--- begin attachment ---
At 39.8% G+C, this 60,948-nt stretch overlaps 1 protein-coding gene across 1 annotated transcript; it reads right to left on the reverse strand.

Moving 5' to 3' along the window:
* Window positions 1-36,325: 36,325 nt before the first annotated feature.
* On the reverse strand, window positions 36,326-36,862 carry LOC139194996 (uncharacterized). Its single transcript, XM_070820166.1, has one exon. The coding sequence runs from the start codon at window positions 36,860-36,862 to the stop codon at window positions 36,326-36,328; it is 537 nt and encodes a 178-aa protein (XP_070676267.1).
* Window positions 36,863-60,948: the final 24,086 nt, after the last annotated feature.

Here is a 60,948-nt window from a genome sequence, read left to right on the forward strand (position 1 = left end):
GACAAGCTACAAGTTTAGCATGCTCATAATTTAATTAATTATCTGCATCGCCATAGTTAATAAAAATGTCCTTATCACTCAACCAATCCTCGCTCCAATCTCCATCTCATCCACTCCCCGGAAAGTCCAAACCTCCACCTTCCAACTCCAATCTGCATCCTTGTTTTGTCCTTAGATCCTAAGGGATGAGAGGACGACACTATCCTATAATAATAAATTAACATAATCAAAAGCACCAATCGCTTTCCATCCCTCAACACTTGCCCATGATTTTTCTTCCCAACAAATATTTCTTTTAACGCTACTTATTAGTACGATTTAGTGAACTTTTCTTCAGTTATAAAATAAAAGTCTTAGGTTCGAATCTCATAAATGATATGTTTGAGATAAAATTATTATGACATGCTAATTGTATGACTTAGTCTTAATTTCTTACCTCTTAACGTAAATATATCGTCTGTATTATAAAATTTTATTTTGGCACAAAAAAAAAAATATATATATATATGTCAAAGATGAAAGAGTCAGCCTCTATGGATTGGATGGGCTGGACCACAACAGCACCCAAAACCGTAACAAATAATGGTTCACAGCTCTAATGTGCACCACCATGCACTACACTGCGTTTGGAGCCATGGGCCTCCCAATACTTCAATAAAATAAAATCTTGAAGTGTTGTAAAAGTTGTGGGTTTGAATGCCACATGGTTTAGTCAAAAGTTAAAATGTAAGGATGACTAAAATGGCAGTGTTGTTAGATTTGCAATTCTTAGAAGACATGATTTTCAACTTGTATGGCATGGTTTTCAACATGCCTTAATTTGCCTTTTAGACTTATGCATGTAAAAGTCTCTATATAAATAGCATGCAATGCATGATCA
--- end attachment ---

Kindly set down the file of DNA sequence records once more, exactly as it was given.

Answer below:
At 39.8% G+C, this 60,948-nt stretch overlaps 1 protein-coding gene across 1 annotated transcript; it reads right to left on the reverse strand.

Moving 5' to 3' along the window:
* Window positions 1-36,325: 36,325 nt before the first annotated feature.
* On the reverse strand, window positions 36,326-36,862 carry LOC139194996 (uncharacterized). Its single transcript, XM_070820166.1, has one exon. The coding sequence runs from the start codon at window positions 36,860-36,862 to the stop codon at window positions 36,326-36,328; it is 537 nt and encodes a 178-aa protein (XP_070676267.1).
* Window positions 36,863-60,948: the final 24,086 nt, after the last annotated feature.

Here is a 60,948-nt window from a genome sequence, read left to right on the forward strand (position 1 = left end):
GACAAGCTACAAGTTTAGCATGCTCATAATTTAATTAATTATCTGCATCGCCATAGTTAATAAAAATGTCCTTATCACTCAACCAATCCTCGCTCCAATCTCCATCTCATCCACTCCCCGGAAAGTCCAAACCTCCACCTTCCAACTCCAATCTGCATCCTTGTTTTGTCCTTAGATCCTAAGGGATGAGAGGACGACACTATCCTATAATAATAAATTAACATAATCAAAAGCACCAATCGCTTTCCATCCCTCAACACTTGCCCATGATTTTTCTTCCCAACAAATATTTCTTTTAACGCTACTTATTAGTACGATTTAGTGAACTTTTCTTCAGTTATAAAATAAAAGTCTTAGGTTCGAATCTCATAAATGATATGTTTGAGATAAAATTATTATGACATGCTAATTGTATGACTTAGTCTTAATTTCTTACCTCTTAACGTAAATATATCGTCTGTATTATAAAATTTTATTTTGGCACAAAAAAAAAAATATATATATATATGTCAAAGATGAAAGAGTCAGCCTCTATGGATTGGATGGGCTGGACCACAACAGCACCCAAAACCGTAACAAATAATGGTTCACAGCTCTAATGTGCACCACCATGCACTACACTGCGTTTGGAGCCATGGGCCTCCCAATACTTCAATAAAATAAAATCTTGAAGTGTTGTAAAAGTTGTGGGTTTGAATGCCACATGGTTTAGTCAAAAGTTAAAATGTAAGGATGACTAAAATGGCAGTGTTGTTAGATTTGCAATTCTTAGAAGACATGATTTTCAACTTGTATGGCATGGTTTTCAACATGCCTTAATTTGCCTTTTAGACTTATGCATGTAAAAGTCTCTATATAAATAGCATGCAATGCATGATCA